The fetlock is a hinge joint (ginglymus), allowing flexion and extension, but only allowing minimal rotation, adduction, or abduction.
What part of a horse is the fetlock?
Fetlock is a term used for the joint where the cannon bone, the proximal sesamoid bones, and the first phalanx (long pastern bone) meet. The pastern is the area between the hoof and the fetlock joint.
Where do you find a fetlock?
the projection of the leg of a horse behind the joint between the cannon bone and great pastern bone, bearing a tuft of hair.
Where is the fetlock on a horse’s leg?
The fetlock is a joint between the cannon bone and the pastern on the back of a horse’s leg, above the hoof.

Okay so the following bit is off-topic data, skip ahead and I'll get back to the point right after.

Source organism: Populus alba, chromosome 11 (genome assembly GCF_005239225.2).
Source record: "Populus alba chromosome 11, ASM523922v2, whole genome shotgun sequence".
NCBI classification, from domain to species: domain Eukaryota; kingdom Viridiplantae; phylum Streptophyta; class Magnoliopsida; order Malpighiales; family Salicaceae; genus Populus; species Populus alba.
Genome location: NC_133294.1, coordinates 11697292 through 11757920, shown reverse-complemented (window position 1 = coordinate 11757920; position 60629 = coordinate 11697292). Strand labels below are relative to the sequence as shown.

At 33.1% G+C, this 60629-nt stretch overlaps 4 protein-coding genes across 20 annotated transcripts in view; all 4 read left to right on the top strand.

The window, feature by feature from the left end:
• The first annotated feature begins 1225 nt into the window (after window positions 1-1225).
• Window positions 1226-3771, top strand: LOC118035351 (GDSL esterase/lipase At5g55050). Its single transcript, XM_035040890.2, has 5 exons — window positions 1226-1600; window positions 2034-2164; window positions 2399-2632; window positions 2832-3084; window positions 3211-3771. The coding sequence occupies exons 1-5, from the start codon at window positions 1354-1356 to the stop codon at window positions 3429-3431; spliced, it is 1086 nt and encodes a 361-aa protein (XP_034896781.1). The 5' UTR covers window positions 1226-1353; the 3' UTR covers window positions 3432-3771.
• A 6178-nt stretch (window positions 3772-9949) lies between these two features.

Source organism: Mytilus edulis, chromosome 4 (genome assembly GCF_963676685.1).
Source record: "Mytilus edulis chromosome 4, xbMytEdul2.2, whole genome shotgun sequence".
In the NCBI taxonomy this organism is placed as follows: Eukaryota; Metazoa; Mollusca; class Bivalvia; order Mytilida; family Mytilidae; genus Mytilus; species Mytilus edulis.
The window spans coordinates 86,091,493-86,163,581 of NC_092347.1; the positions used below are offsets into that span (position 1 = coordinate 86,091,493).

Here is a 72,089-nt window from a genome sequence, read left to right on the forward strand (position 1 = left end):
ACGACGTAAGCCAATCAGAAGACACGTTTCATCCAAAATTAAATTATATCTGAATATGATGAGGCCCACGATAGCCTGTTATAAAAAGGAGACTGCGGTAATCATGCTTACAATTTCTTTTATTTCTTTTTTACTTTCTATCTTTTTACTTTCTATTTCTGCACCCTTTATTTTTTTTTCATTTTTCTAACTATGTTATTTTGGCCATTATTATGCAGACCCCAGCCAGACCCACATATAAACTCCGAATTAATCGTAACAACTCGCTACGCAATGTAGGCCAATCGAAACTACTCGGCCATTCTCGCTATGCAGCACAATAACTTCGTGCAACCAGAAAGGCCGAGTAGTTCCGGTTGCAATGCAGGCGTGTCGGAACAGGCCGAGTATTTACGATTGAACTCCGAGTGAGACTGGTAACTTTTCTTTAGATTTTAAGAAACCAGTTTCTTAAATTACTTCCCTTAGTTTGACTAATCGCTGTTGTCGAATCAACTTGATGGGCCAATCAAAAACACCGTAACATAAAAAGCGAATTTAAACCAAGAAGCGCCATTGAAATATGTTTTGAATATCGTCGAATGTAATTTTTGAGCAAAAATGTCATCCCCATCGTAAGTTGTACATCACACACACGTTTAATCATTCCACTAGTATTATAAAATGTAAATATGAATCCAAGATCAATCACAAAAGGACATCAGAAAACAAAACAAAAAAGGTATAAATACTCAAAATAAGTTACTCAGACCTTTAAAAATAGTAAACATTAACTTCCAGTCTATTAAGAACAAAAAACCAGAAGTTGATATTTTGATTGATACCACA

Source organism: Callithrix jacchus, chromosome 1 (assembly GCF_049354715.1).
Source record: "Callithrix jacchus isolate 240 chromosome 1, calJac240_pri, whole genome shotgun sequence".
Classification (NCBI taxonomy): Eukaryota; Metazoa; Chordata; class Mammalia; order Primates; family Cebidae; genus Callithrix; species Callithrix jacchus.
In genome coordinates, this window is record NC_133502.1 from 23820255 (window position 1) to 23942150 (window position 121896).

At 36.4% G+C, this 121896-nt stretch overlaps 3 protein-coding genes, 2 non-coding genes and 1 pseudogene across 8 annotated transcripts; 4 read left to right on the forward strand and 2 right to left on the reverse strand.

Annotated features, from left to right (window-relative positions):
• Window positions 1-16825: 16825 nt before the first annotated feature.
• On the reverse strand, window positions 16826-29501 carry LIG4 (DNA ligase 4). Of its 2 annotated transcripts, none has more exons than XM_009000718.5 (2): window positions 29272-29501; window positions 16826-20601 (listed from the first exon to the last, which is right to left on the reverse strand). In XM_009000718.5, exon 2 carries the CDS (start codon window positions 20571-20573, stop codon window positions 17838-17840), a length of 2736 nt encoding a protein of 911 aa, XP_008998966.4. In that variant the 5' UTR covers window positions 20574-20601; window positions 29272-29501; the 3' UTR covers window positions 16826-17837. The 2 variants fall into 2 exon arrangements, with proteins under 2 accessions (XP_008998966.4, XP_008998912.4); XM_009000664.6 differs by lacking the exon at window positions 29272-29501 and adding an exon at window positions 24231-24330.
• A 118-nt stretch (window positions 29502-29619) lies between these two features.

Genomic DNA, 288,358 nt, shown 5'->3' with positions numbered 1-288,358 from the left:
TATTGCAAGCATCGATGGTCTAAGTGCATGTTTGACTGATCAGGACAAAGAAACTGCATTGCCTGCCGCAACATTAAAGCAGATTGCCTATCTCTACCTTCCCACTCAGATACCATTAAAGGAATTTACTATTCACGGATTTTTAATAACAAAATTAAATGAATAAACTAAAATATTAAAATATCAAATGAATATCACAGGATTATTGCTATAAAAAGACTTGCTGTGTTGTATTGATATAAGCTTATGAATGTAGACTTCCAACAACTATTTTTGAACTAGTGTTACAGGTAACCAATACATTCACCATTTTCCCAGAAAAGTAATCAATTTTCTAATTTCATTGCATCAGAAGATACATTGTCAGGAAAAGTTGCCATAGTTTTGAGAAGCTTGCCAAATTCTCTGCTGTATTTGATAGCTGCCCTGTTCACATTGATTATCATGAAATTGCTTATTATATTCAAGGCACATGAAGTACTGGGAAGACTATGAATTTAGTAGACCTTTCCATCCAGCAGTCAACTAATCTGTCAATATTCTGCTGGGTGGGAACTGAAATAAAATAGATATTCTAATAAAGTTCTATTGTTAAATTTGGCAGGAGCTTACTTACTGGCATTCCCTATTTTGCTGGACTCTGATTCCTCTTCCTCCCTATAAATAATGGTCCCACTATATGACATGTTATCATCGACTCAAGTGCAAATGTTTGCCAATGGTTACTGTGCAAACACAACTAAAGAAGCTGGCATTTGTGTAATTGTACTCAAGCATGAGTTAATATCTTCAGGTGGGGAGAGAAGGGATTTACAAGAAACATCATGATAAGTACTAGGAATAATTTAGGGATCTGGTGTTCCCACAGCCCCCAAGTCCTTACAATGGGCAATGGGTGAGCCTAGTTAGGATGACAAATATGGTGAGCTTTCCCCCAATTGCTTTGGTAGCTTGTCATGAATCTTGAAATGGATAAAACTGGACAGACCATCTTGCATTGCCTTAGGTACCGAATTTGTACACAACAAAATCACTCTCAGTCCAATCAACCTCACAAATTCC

Can a horse survive a fetlock fracture?
The prognosis for distal sesamoidean ligament injury is generally good, given appropriate rest and rehabilitation. As with suspensory ligament branch injuries, injection with regenerative medicine products is showing some promise as a helpful adjunctive therapy in these horses.
What is another term for the horse’s fetlock?
fetlock in British English
(ˈfɛtˌlɒk ) or fetterlock. noun. a projection behind and above a horse’s hoof: the part of the leg between the cannon bone and the pastern. Also called: fetlock joint. the joint at this part of the leg.